Wednesday, May 15, 2002
Flight attendant activist talks security
Union leader pays visit to city
Pat Friend, president of the Association of Flight Attendants, was in town Tuesday to take part in the AFL-CIO's event promoting pension and retirement-plan reform in the wake of the Enron collapse.
But she also took time out in her role as the leader of the almost 50,000-member union to discuss aviation and airline security issues with Enquirer reporter James Pilcher, as well as labor issues within her union and the area's dominant carrier, Delta Air Lines.
Question: You have been one of the most outspoken critics of the efforts to improve airport and airline security since the Sept. 11 attacks. Why take this approach, and what has been the fallout?
Answer: I've actually accused the FAA of putting me on some kind of watch list, because the random hand searches and extra security I underwent in the months right after the attacks was pretty much at every stop.
But I know that if I stop talking about it, the government will sweep all our issues under the rug it's history we're well aware of. I've been accused of telling terrorists how to make another attack, but what we're doing is exposing loopholes before terrorists exploit those loopholes.
Q: So what is your opinion of how the new Transportation Security Administration is being implemented?
A: (Shaking her head no) It's just so sad. We wanted a law-enforcement agency, and we did not want it in the (Department of Transportation). We believed they could act more independently of the airline industry.
Now, unfortunately, the TSA has declined to regulate, and is instead making recommendations, and letting the airlines make their own choices.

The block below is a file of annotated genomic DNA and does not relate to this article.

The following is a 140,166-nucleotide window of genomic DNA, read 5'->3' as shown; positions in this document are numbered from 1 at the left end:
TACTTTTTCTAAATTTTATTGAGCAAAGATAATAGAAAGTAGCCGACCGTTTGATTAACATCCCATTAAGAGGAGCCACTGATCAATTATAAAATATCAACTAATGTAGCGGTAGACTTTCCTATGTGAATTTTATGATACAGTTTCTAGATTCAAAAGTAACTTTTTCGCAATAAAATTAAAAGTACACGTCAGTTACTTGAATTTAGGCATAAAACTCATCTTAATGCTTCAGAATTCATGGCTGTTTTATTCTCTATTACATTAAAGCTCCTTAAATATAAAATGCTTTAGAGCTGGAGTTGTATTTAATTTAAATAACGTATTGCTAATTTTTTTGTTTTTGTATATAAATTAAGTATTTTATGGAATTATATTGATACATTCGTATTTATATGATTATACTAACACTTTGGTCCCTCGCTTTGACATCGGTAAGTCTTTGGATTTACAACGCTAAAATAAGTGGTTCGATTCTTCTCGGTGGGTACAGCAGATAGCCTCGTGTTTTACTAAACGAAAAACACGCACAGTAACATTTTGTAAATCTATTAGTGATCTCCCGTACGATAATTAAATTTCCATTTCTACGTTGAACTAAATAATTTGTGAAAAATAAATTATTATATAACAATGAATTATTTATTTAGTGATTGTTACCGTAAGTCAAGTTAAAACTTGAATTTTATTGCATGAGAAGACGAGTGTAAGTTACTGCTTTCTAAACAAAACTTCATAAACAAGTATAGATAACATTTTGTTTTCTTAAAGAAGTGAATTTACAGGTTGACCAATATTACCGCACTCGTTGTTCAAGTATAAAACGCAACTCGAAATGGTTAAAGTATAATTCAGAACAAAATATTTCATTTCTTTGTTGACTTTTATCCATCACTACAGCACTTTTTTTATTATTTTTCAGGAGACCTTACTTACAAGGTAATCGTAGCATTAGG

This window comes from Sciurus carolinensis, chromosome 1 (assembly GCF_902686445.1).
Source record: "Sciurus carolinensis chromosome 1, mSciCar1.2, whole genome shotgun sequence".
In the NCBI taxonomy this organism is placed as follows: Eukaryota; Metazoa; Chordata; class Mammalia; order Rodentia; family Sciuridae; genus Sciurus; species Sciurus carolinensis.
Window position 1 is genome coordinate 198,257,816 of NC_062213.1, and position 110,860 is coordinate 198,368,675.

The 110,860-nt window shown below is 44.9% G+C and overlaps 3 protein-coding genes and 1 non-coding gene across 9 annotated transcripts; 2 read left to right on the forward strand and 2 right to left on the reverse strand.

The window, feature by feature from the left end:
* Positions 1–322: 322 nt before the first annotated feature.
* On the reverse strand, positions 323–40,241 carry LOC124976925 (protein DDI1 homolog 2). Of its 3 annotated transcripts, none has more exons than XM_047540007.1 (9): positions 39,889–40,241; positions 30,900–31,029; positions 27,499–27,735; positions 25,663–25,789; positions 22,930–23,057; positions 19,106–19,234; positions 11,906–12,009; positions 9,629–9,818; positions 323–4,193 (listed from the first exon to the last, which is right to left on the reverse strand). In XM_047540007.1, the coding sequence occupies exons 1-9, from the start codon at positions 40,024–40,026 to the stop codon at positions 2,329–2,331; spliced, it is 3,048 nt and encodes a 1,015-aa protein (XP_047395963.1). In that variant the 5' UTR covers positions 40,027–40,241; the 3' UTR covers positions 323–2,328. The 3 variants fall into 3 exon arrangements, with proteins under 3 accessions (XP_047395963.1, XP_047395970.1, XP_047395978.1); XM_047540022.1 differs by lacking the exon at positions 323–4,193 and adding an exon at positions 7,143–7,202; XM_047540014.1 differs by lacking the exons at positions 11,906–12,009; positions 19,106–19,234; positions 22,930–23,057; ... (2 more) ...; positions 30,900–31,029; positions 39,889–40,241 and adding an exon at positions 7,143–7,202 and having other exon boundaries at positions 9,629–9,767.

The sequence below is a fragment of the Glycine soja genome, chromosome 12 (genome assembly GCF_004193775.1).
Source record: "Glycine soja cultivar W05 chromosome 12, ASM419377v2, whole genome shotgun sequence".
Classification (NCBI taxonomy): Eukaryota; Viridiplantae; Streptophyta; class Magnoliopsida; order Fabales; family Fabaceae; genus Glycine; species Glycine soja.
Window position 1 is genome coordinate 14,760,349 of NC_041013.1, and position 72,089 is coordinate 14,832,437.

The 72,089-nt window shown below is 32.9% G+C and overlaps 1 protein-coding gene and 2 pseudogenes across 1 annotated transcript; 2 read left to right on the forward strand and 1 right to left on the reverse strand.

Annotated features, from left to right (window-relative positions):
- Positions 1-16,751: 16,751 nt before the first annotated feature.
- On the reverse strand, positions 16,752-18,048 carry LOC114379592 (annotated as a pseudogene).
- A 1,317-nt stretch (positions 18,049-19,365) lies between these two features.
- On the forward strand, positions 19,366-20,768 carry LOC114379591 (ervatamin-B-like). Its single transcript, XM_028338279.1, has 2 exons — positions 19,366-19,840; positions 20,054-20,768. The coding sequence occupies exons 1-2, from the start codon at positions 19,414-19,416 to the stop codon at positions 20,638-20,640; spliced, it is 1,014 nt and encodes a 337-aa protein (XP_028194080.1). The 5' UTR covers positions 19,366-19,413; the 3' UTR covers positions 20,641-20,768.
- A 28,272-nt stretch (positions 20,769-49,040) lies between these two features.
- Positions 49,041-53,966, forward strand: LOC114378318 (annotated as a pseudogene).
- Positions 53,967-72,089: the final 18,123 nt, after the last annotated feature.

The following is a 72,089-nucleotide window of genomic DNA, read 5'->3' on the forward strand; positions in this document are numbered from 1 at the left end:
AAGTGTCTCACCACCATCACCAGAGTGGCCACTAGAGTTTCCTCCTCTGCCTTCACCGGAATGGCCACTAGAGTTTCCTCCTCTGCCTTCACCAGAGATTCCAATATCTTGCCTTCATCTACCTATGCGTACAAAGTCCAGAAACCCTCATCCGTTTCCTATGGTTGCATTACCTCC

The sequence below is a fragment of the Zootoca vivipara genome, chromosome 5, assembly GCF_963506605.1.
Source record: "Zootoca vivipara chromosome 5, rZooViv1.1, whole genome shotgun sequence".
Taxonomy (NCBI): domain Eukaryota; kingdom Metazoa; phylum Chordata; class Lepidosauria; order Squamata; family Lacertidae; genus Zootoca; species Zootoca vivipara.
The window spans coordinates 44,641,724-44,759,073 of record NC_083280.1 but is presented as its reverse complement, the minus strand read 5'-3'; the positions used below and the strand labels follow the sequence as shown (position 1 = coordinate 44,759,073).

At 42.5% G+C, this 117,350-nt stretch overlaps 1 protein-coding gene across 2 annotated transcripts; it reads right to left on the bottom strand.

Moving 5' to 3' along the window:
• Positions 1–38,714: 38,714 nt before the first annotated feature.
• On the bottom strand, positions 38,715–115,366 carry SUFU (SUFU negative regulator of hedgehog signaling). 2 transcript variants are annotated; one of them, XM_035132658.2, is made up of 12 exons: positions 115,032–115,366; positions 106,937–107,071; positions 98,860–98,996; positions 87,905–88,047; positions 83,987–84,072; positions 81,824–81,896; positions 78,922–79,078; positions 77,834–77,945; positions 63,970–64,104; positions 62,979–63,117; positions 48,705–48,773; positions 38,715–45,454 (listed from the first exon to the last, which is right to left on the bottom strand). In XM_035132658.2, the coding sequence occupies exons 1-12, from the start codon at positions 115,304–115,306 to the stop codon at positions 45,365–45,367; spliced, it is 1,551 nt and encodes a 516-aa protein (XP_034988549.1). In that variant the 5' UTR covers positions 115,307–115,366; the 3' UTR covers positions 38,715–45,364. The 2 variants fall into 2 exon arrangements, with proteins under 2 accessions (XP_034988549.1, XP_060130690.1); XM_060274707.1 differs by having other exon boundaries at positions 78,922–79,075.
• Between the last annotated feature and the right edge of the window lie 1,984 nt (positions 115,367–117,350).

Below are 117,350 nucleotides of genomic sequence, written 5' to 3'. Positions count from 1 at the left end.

Q: What is your stance on arming pilots and flight attendants?
A: What we are for is some defensive capabilities in the cabin. We don't understand the purpose of having a gun in the cockpit if it is fortified in the short term and will be even more so in the long term.
What would they do with a gun? We believe the most important thing is to get the aircraft safely on the ground as quickly and safely as possible.
And you can't ignore the human factor. If there is a terrorist back there killing people one by one to get the pilot to come out, and the pilot has a gun, how long can he endure that? I know of one couple a United pilot who is married to a United flight attendant who had been flying together. After Sept. 11, he told her he could not fly with her anymore, because he didn't want to have to decide whether to let her die.
As for the batons, it's just an option. We're looking at everything stun guns, tasers, although mace and pepper spray could get into the ventilation system. Frankly, the National Institutes of Justice in my opinion failed miserably at their job of evaluating options.
As for flight attendants, more than anything, we want to be trained and be equipped to not become a liability, but instead give the pilot valuable time to get the plane on the ground.
Q: The AFA in January lost an organizing election at Delta that would have been the largest single unionization in history, but you have filed interference charges against Delta. What is the status of the election, and what is the union's next course of action?
A: The National Mediation Board has finished its in-field investigation, and they've conducted hundreds of interviews. Now they're putting all their notes together to make a recommendation and a potential remedy. We're expecting some sort of ruling this summer.
And if the board does find interference, we're going to really push for the Laker ballot, which only counts the ballots submitted.
If we don't get that, we'll still run another election, but probably to the same result. It's hard to internalize how much paranoia was out there by people who were pro-union but afraid of being watched and of losing their jobs.
If they find there was no evidence of interference, we are prohibited from being active at Delta for 12 months. But I don't think it will come to that.
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